Peru has experienced high economic growth in the last decade and the country has notably been one of the fastest growing economies in the Latin America and Caribbean region. Between 2005 and 2014, the average GDP growth rate was 6.1%. However, the Peruvian economy has begun to slow down in the recent years, with 2.5% growth in 2014 and a 2.9% growth rate estimated for 2015. The decrease is mainly a consequence of unfavorable external conditions, a decline of internal confidence in the economy, and a reduction of private investment in Peru. For 2016 and 2017, economic growth is expected to progressively recover to an average growth rate of approximately 4%.
Economic growth has led to an equally significant increase in per capita income and a reduction in the poverty rate by 36% in six years. Although rapid growth rates have taken place throughout the country, the highest rate of growth (6.6%) has happened in the arid coastal areas, where the largest cities are located. The capital city of Lima, for example – the second largest desert city in the world –, is where about a third of the country’s population lives and much agricultural and mining activity takes place. Only 1.76% of Peruvian water resources are available in the coastal area, where more than 60% of the country’s population is concentrated. By contrast, the rainforest regions of the Amazon Basin have approximately 98% of the water resources, but are home to only 10% of the population.
The National Water Authority (ANA), part of the Ministry of Agriculture and Irrigation (MINAGRI), has recently prepared important water resources planning documents, such as the National Water Resources Plant and six river basin management plans completed with the support of the World Bank and the Inter-American Development Bank, that identify potential supply gaps and other issues (e.g. water quality) and estimate investment needs for $45.7 billion by 2035. It is clear that the government alone cannot raise this sum; innovative solutions and partnerships with the private sector are also needed.
Nationwide, Peru is abundant in water – at least in terms of available freshwater per capita. Yet, it is currently suffering water stress and scarcity because most of its industry and almost 70% of its population lives in arid desert regions on Peru’s Pacific coast, while much of the bountiful supply of freshwater is located in the sparsely populated Amazon basin.
In addition to this geographic discrepancy, acute water shortages in Peru are expected to worsen because the tropical glaciers in the Andean region are quickly retreating due to climate change. Furthermore, rapid urbanization in Lima, sustained economic growth and increasing per capita water use are placing severe pressure on water resources. Finally, pollution from untreated domestic discharges, unregulated mining operations and other sources have jeopardized the water quality; as a result 60% of the country’s water resources are reportedly ‘unusable’.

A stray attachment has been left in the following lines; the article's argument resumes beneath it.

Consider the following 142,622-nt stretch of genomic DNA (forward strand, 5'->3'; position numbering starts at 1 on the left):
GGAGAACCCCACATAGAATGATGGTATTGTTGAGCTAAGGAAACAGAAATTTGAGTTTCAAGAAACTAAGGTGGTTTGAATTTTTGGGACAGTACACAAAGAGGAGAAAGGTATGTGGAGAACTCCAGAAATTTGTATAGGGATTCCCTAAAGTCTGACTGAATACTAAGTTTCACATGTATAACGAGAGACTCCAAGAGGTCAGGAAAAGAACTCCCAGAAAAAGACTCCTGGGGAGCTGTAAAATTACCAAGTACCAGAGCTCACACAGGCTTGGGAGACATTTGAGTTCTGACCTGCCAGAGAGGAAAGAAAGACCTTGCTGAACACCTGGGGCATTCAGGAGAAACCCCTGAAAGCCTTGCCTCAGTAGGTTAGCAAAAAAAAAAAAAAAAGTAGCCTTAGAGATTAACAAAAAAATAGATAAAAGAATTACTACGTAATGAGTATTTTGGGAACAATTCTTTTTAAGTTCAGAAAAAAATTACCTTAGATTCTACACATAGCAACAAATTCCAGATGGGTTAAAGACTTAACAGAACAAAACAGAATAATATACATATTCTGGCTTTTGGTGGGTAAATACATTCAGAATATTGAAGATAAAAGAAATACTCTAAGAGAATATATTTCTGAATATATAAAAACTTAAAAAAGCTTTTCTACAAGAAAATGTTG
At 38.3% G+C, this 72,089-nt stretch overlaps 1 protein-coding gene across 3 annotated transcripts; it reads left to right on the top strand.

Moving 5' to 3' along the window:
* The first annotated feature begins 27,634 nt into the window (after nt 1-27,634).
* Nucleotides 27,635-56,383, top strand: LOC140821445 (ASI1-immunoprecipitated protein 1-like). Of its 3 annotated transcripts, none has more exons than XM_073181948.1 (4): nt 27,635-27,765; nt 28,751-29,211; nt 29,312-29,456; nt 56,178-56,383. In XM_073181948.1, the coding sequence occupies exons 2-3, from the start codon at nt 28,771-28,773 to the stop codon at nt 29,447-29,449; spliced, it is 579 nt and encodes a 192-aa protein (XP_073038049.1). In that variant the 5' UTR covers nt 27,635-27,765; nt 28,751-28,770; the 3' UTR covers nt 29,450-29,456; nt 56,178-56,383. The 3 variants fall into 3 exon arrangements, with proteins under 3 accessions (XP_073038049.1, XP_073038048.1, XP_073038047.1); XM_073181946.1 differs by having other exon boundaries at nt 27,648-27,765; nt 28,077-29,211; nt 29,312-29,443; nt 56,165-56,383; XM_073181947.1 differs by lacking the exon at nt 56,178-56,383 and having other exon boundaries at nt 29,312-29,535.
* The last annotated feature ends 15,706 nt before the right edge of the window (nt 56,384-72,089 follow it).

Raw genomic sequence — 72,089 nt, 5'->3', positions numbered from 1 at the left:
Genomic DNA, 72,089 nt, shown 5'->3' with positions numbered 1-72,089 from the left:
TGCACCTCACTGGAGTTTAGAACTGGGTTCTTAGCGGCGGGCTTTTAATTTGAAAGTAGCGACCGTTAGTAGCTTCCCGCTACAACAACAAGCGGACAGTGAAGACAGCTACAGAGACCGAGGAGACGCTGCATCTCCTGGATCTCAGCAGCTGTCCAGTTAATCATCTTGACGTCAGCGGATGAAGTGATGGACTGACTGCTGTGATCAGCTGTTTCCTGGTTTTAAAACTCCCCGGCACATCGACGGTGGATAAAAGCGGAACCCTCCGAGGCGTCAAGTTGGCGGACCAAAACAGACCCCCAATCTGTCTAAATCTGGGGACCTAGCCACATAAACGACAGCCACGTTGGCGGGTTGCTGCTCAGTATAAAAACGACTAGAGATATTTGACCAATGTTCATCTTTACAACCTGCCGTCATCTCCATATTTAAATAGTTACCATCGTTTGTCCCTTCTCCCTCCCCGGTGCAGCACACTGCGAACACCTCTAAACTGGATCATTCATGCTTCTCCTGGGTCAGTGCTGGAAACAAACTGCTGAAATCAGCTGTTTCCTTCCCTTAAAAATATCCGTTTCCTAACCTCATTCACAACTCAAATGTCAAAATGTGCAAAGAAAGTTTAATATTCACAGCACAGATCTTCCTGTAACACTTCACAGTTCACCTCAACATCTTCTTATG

Increased economic activity and income are likely to increase the demand for water and the discharge of pollutants under a business as usual trajectory. On the other hand, a richer population will also demand higher environmental quality. As the economy continues to grow, competition for a scarce water resources between urban users, agriculture, industry (including mining) and the environment could potentially worsen dramatically.
Peruvian policy makers and private investors will have to face an important trade-off when reconciling the need to substantially reduce the infrastructural deficit in the country and, at the same time, avoiding severe indebtedness, major environmental liabilities, social conflicts, and providing effective responses to close the water gap.
The 2030 Water Resources Group (2030 WRG) is a public, private, civil society partnership hosted by the World Bank Group. The partnership supports country-level collaboration designed to unite diverse groups with a common interest in the sustainable management of water resources.
Our global partners include bilateral agencies and governments (Swiss Development Cooperation, Swedish Development Cooperation, the governments of Hungary and Israel), private companies (Nestlé, PepsiCo, Coca-Cola, Dow Chemical, Ab InBev), development banks (IFC, World Bank, African Development Bank, Inter-American Development Bank), INGOs and IGPs (UNDP, GGGI, GWP, the World Economic Forum, BRAC and IUCN). The 2030 WRG was launched in 2008 at the World Economic Forum and has been hosted by The World Bank Group since 2012.